Erika Dibble wasn’t the first to broadcast her grazing board creations on social media, and she won’t be the last. But in the wide world of charcuterie Instagram, the Saratogian may just be the meat-and-cheese influencer with the most personality—a fact that helped her @saratogagrazingco account crest 100K followers earlier this year. “I was just myself and very weird,” she says of her personality-driven reels. “And people were like ‘Yes, she’s like me. She’s weird, too.’”
If you’ve been living under a block of Beaufort and aren’t up on the latest happenings in the coagulated milk-meets-social media scene, charcuterie boards have taken up residence in one quirky corner of Instagram and TikTok dedicated to those who find satisfaction in a perfectly plated parmesan or expertly carved wheel of brie—often carved into Christmas tree shapes and paired with all sorts of festival holiday goodies this time of year.
And once your algorithm catches on to your double-tapping tendencies, get ready for more—much more. “The salami rose is a very controversial charcuterie trend,” she continues. And that’s not to mention the polarizing butter boards—a trend in which Dibble vows never to dabble—that involve dipping bread into copious amounts of butter and toppings spread on a wooden board. She does however venture into the realms of veggie-filled crudités boards, cookie-clad goodie boards and bread-heavy carb boards, as well as the hot chocolate boards that are extra hot this time of year. “During the holidays you’ll see people make charcuterie chalets”—gingerbread house-like structures made of charcuterie. “I call them meat huts.”
While keeping up with a wildly successful Instagram account requires staying hip to all the trends and creating a steady stream of content to feed the insatiable social media beast, running a wildly successful grazing board business is no walk in the park, either. On the day before Thanksgiving 2021, Dibble singlehandedly constructed 43 boards, and counts a 12-foot grazing table among her most impressive feats. ”It was completely covered,” she says. “I did that by myself, because my mom was on vacation. How dare she. She is voluntold to help me. She doesn’t volunteer—she’s voluntold.”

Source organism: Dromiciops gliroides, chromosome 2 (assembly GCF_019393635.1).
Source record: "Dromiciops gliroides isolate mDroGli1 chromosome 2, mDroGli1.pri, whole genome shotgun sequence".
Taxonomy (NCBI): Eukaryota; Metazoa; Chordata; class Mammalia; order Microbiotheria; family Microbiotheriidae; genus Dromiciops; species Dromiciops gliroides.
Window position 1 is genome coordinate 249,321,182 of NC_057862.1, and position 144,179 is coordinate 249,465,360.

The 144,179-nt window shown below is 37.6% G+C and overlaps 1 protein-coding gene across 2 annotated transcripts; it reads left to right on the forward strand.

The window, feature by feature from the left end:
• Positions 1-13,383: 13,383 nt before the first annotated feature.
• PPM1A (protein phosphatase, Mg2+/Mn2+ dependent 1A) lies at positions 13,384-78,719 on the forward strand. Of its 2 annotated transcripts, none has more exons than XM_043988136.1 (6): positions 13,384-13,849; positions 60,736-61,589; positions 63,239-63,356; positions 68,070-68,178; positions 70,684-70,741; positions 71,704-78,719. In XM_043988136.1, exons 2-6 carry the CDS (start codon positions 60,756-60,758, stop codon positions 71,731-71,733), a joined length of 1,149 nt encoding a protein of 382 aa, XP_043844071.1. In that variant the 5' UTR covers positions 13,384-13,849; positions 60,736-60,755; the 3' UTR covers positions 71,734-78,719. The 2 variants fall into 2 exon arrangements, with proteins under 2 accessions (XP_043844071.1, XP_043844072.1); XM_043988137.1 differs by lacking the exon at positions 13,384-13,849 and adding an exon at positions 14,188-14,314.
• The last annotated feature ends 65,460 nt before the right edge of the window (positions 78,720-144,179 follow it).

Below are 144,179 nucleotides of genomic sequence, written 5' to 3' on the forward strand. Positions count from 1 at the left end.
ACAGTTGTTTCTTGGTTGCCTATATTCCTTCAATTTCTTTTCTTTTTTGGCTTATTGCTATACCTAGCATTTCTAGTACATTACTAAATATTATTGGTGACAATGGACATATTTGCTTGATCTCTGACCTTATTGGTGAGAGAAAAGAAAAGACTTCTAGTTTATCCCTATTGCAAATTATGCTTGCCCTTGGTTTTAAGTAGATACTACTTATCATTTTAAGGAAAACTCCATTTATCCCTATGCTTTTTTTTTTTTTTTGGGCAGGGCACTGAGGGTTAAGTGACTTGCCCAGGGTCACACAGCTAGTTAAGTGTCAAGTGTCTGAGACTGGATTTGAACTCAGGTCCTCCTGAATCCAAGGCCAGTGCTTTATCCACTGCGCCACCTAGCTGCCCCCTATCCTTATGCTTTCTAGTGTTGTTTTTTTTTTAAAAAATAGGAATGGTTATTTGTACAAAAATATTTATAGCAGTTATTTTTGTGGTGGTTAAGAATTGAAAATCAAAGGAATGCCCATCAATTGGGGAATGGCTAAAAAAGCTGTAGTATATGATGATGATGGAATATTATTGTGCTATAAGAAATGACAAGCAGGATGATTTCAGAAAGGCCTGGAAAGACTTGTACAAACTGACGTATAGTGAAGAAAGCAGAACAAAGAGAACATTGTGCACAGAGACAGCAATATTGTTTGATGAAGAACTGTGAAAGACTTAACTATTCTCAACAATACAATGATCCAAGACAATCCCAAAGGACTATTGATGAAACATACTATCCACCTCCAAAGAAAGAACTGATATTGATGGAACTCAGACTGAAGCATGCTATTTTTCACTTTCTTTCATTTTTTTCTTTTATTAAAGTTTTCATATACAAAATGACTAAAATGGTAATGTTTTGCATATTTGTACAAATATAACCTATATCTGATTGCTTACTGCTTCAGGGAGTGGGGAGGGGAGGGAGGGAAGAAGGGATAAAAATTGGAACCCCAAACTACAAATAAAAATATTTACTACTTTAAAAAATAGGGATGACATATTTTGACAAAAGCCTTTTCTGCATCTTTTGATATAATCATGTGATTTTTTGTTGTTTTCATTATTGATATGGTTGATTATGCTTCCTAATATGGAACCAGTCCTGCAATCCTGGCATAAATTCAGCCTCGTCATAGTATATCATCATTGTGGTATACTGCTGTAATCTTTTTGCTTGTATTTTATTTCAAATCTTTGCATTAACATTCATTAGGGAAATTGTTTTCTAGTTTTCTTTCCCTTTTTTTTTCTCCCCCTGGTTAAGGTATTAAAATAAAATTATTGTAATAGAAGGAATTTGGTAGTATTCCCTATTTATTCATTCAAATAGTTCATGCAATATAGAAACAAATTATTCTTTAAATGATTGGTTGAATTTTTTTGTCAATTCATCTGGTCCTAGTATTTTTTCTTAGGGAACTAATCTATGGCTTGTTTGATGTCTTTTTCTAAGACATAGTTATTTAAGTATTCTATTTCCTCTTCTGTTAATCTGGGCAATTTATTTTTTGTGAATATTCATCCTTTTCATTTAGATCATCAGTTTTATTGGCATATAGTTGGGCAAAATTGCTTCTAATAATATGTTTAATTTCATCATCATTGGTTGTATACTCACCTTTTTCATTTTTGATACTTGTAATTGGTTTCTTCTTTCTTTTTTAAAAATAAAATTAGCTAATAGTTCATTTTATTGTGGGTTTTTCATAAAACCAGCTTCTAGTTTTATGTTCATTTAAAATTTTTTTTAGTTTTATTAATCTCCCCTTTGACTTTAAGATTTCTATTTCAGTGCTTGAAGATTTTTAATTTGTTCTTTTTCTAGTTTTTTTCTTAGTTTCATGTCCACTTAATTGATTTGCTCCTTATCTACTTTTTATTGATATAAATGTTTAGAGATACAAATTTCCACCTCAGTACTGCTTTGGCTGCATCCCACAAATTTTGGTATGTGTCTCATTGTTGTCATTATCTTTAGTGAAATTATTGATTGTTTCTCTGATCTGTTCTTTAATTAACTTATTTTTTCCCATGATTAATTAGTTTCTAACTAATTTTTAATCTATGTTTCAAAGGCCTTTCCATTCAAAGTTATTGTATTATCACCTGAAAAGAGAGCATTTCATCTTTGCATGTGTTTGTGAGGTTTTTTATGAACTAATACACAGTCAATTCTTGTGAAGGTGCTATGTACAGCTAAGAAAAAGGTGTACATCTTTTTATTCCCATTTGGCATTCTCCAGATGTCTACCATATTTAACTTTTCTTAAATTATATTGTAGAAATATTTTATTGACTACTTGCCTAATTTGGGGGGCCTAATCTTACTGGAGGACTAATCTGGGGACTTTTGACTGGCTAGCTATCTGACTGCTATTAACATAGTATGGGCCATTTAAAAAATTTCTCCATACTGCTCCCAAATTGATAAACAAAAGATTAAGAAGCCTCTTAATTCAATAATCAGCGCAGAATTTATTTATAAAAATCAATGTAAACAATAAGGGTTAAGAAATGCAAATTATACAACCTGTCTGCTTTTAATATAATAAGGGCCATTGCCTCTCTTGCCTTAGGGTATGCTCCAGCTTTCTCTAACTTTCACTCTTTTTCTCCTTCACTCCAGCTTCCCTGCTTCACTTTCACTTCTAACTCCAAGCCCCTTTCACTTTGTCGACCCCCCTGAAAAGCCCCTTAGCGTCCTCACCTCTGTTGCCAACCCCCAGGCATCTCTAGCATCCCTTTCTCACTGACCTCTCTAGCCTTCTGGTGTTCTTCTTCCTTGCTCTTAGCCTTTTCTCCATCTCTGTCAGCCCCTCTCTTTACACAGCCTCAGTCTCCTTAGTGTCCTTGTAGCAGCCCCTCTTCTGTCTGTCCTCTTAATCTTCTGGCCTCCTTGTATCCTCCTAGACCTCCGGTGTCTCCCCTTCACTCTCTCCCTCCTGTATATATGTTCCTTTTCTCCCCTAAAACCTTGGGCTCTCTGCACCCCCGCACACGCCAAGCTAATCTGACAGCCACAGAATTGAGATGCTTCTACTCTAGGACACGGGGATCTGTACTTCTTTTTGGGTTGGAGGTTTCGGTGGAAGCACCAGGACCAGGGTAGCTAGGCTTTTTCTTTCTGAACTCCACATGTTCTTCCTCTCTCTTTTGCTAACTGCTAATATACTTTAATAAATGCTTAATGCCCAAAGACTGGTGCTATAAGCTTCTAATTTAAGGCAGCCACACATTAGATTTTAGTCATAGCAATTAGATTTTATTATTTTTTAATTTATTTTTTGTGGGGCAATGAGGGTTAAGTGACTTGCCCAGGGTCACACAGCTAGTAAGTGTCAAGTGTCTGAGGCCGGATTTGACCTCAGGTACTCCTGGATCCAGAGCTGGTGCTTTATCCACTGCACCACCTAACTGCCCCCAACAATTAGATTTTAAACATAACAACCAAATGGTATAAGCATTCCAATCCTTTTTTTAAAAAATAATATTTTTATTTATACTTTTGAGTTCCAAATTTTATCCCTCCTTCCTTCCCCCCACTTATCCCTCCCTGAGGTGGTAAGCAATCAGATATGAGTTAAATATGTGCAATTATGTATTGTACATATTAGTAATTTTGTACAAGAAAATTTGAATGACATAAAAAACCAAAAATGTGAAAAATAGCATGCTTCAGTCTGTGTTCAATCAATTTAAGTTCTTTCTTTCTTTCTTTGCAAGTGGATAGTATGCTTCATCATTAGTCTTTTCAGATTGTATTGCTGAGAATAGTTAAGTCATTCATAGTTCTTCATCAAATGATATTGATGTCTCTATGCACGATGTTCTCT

In her free time—you know, between making upwards of 50 boards a week, and more during the busy Halloween/Thanksgiving/Christmas/New Year’s season—Dibble, a former teacher, is a mother of two and an instructor at Pure Barre. “I saw they were opening the studio and I just reached out and was like, ‘Hey, I’m not teaching anymore…Can I do this? Do you need teachers?’” she says. “’I have zero experience, but hire me.’ And they did.”
That dive-in-and-learn-how-to-swim-later attitude extends to Dibble’s fall into the charcuterie world, too. Growing up on Long Island, food was the main attraction at holidays, with her family—Dad is from Switzerland, where “cheese is a big part of the culture”—often gathered around a fondue pot. It wasn’t until she had 10 years of teaching under her belt, and had landed in Saratoga vis-à-vis Florida, that she began toying with the idea of a charcuterie business. “I posted my logo on March 12, 2020, and on March 13, the world shut down,” she says. After that slight setback, Saratoga Grazing Co was up and running by Memorial Day Weekend 2020, and the rest is history. “The first year I got about 10,000 followers and I hit 20,000 right around my two-year anniversary,” she says. “And then over this summer it blew up. I gained 63,000 followers in 90 days.”
And how? Consistency, posting a ton of Instagram reels, and being herself. A scroll through Dibble’s Instagram account reveals plenty of gorgeous grazing boards being assembled, with the occasional cameo by Dibble—dancing in the fall foods aisle of Trader Joe’s, dancing in front of grazing tables, making a late-night snack of popcorn and melted shredded cheese. In one reel that’s racked up a whopping 8.1 million views, Dibble, in front of an empty table, counts to four on her fingers at which point the video jumps to the table completely covered in charcuterie. “I can just be my weird, creative self,” she says. “It’s a nice outlet, especially when you’re home being a mom. Like, I can be the mom, and I can also own a business and be creative.”